15 lbs. of this powdery composition were placed in a standard dry chemical fire extinguisher, pressurized with air at 170 psi and discharged on a wood crib Class A fire, in accordance with Underwriters Laboratories specifications. The powder was uniformly discharged and the fire was completely extinguished in 9 seconds.

Another standard dry chemical fire extinguisher was filled with 15 lbs. of the above powdery composition and pressurized in the same manner set forth above, and discharged on a Class B fire of white naphtha gasoline, in accordance with Underwriters Laboratories specifications. The fire was completely extinguished in an average time of 12 seconds in a series of such applications.

The powdery composition was tested in the extinguishing of a Class C fire for electrical conductivity in accordance with Underwriters Laboratories specifications and found to be non-conductive.

In another test, 20 lbs. of the above powdery material was placed in a standard dry chemical fire extinguisher and discharged on a fire of 15 lbs. of magnesium chips. The fire was extinguished by the use of 17 lbs. of the above powdery composition.

Example II A dry powder composition was prepared, using the same procedure as that described in detail in Example I, to contain 85 parts diammonium phosphate, 12 parts ammonium sulfate, 2 parts mica, 1 part magnesium stearate and 2 parts Dow Corning DC-1l07 silicone resin and 0.75 part phenol formaldehyde resin.

A standard dry chemical fire extinguisher was loaded with 15 lbs. of this powdery composition, placed under 170 p.s.i. air pressure and discharged on a wood crib Class A fire in accordance with Underwriters Laboratories specifications. The fire was completely extinguished in 16 seconds.

Example III A dry powder composition was prepared, having an identical composition to that set forth in Example I and different in the respect only that the silicone resin was applied to the mixed diammonium phosphate and ammonium sulfate particles coated with the phenol formaldehyde resin by introducing trimethylchlorosilane in heated vapor form to the interior of the rotating ribbon mixer.

An inspection of the resulting product and testing of it in a manner identical to that set forth in Example I showed that the material had comparable flow properties, water repellency properties and resistance to moisture pick-up in the atmosphere to that of the product of Example I. When the material was used to extinguish Class A, B and C fires, as set forth in Example I, substantially similar results were obtained in each case.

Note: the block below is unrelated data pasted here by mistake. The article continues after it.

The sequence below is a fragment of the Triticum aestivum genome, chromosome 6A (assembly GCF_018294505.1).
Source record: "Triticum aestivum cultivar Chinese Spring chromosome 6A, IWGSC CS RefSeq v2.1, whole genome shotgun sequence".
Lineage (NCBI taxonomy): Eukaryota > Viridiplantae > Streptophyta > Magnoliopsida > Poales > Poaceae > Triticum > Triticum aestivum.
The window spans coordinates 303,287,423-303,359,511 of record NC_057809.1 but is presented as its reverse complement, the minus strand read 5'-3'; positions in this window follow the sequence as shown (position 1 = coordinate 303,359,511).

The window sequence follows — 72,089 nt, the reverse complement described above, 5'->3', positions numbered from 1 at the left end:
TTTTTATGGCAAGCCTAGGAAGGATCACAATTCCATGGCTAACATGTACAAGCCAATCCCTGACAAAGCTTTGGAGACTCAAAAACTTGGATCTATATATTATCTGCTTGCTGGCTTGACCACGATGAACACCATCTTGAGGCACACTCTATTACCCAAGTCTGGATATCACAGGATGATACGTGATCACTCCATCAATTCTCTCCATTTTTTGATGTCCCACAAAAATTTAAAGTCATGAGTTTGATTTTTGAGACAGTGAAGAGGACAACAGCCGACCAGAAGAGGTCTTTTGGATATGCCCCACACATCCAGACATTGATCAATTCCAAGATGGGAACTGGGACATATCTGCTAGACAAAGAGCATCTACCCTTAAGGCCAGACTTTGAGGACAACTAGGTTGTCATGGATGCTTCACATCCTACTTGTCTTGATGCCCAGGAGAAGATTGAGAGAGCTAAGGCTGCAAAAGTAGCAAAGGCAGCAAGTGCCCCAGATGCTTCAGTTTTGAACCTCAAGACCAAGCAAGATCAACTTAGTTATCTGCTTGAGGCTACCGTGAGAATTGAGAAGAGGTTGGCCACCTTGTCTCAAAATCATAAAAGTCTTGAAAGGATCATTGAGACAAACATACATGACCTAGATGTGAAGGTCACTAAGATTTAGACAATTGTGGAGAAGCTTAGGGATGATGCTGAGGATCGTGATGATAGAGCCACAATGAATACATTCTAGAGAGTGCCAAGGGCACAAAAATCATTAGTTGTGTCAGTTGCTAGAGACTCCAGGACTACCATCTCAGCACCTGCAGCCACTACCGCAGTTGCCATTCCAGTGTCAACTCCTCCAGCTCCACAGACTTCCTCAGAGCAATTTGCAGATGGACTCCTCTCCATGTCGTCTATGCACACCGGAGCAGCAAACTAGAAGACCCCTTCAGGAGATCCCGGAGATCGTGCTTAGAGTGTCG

What is claimed is: 1

l. A dry powdery fire extinguishing composition which consists essentially of, by weight, -90 parts an alkali metal phosphate, 5-40 parts an alkali metal sulfate, /2-5 parts mica, /2-3 parts of a stearate selected from the group consisting of zinc, magnesium and alkaline earth metal stearates, /2-6 parts a silicone resin and /z-7 parts of a B-stage phenol aldehyde condensation product, said composition being in the form of discrete particles at least 75% of which are smaller than 325 Tyler screen mesh, said condensation product being present as a surface coating on said particles and said silicone resin overlying said condensation product surface coating.

2. A dry powdery fire extinguishing composition which consists essentially of, by weight, 65-82 parts an alkali metal phosphate, 8-14 parts an alkali metal sulfate, /2-2 /z parts mica, 1-2 parts of a stearate selected from the group consisting of Zinc, magnesium and alkaline earth metal stearates, 1-3 parts a silicone resin and 2-5 parts of a B-stage phenol aldehyde condensation product, said composition being in the form of discrete particles at least 75% of which are smaller than 325 Tyler screen mesh, said condensation product being present as a surface coating on said particles and said silicone resin overlying said condensation product surface coating.

3. A dry powdery fire extinguishing composition which consists essentially of, by weight, 35-90 parts an alkali metal phosphate, 5-40 parts an alkali metal sulfate, /2-5 parts mica, up to 30 parts barium sulfate, up to 5 parts tri-calcium phosphate and /2-3 parts of a stearate selected from the group consisting of zinc, magnesium and alkaline earth metal stearates, /z-6 parts a silicone resin and /2-7 parts of a B.-stage phenol aldehyde condensation product, said composition being in the form of discrete particles at least 75% of which are smaller than 325 Tyler screen mesh, said condensation product being present as a surface coating on said particles and said silicone resin overlying said condensation product surface coating. V

4. A-dry powdery fire extinguishing composition which consists essentially of, by weight, 65-82 parts an alkali metal phosphate, 8-14 parts an alkali metal sulfate, /2-2 /z parts mica, 10-16 parts barium sulfate, 1 /2-2 /z parts tri-calciurn phosphate, 1-2 parts of a stearate selected from the group consisting of zinc, magnesium and alkaline earth metal stearates, 1-3 parts a silicone resin and 2-5 parts of a B-stage phenol aldehyde condensation product, said composition being in the form of discrete particles at least 75 of which are smaller than 325 Tyler screen mesh, said condensation product being present as a surface coating on said particles and said silicone resin overlying said condensation product surface coating.